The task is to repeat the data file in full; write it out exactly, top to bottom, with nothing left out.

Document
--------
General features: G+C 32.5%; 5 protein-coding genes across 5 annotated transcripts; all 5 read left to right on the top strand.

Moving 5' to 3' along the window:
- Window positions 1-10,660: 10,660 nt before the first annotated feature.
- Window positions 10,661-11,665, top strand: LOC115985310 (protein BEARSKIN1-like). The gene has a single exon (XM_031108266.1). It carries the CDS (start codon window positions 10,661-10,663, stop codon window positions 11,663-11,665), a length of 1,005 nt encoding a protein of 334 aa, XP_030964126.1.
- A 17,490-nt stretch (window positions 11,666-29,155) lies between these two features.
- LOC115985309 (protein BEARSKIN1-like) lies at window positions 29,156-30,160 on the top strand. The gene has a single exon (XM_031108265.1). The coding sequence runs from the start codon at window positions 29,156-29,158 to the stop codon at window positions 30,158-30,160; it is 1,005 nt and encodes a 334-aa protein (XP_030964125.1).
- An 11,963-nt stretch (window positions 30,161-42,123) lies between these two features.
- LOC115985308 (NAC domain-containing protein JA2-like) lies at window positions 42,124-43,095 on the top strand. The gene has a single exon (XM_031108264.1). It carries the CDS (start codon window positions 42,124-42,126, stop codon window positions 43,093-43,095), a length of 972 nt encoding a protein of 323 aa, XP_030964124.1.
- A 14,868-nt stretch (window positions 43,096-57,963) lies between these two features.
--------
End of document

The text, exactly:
General features: G+C 32.5%; 5 protein-coding genes across 5 annotated transcripts; all 5 read left to right on the top strand.

Moving 5' to 3' along the window:
- Window positions 1-10,660: 10,660 nt before the first annotated feature.
- Window positions 10,661-11,665, top strand: LOC115985310 (protein BEARSKIN1-like). The gene has a single exon (XM_031108266.1). It carries the CDS (start codon window positions 10,661-10,663, stop codon window positions 11,663-11,665), a length of 1,005 nt encoding a protein of 334 aa, XP_030964126.1.
- A 17,490-nt stretch (window positions 11,666-29,155) lies between these two features.
- LOC115985309 (protein BEARSKIN1-like) lies at window positions 29,156-30,160 on the top strand. The gene has a single exon (XM_031108265.1). The coding sequence runs from the start codon at window positions 29,156-29,158 to the stop codon at window positions 30,158-30,160; it is 1,005 nt and encodes a 334-aa protein (XP_030964125.1).
- An 11,963-nt stretch (window positions 30,161-42,123) lies between these two features.
- LOC115985308 (NAC domain-containing protein JA2-like) lies at window positions 42,124-43,095 on the top strand. The gene has a single exon (XM_031108264.1). It carries the CDS (start codon window positions 42,124-42,126, stop codon window positions 43,093-43,095), a length of 972 nt encoding a protein of 323 aa, XP_030964124.1.
- A 14,868-nt stretch (window positions 43,096-57,963) lies between these two features.